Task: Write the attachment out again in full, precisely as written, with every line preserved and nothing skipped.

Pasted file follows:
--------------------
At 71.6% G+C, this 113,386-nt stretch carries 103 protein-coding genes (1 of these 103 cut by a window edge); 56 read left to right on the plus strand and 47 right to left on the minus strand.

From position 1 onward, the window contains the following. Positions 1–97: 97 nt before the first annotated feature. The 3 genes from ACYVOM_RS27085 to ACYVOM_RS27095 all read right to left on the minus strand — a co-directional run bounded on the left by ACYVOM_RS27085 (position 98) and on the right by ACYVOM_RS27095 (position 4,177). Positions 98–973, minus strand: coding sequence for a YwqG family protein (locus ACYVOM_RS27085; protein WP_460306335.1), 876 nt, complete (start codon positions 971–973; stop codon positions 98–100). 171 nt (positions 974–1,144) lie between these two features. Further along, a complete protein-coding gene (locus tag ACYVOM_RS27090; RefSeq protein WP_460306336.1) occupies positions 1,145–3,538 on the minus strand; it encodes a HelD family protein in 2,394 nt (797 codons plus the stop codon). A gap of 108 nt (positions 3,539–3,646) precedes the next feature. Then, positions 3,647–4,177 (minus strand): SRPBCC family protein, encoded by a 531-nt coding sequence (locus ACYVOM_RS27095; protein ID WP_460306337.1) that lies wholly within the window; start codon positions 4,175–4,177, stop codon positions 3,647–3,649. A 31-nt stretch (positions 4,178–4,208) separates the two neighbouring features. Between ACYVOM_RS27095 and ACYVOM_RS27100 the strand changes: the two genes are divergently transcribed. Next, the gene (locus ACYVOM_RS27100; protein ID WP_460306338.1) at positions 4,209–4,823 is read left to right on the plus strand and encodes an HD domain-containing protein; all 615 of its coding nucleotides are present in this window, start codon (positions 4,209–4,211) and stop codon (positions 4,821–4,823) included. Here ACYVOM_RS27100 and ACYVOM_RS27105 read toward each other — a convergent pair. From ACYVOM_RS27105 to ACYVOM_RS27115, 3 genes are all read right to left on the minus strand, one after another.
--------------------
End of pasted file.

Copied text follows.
At 71.6% G+C, this 113,386-nt stretch carries 103 protein-coding genes (1 of these 103 cut by a window edge); 56 read left to right on the plus strand and 47 right to left on the minus strand.

From position 1 onward, the window contains the following. Positions 1–97: 97 nt before the first annotated feature. The 3 genes from ACYVOM_RS27085 to ACYVOM_RS27095 all read right to left on the minus strand — a co-directional run bounded on the left by ACYVOM_RS27085 (position 98) and on the right by ACYVOM_RS27095 (position 4,177). Positions 98–973, minus strand: coding sequence for a YwqG family protein (locus ACYVOM_RS27085; protein WP_460306335.1), 876 nt, complete (start codon positions 971–973; stop codon positions 98–100). 171 nt (positions 974–1,144) lie between these two features. Further along, a complete protein-coding gene (locus tag ACYVOM_RS27090; RefSeq protein WP_460306336.1) occupies positions 1,145–3,538 on the minus strand; it encodes a HelD family protein in 2,394 nt (797 codons plus the stop codon). A gap of 108 nt (positions 3,539–3,646) precedes the next feature. Then, positions 3,647–4,177 (minus strand): SRPBCC family protein, encoded by a 531-nt coding sequence (locus ACYVOM_RS27095; protein ID WP_460306337.1) that lies wholly within the window; start codon positions 4,175–4,177, stop codon positions 3,647–3,649. A 31-nt stretch (positions 4,178–4,208) separates the two neighbouring features. Between ACYVOM_RS27095 and ACYVOM_RS27100 the strand changes: the two genes are divergently transcribed. Next, the gene (locus ACYVOM_RS27100; protein ID WP_460306338.1) at positions 4,209–4,823 is read left to right on the plus strand and encodes an HD domain-containing protein; all 615 of its coding nucleotides are present in this window, start codon (positions 4,209–4,211) and stop codon (positions 4,821–4,823) included. Here ACYVOM_RS27100 and ACYVOM_RS27105 read toward each other — a convergent pair. From ACYVOM_RS27105 to ACYVOM_RS27115, 3 genes are all read right to left on the minus strand, one after another.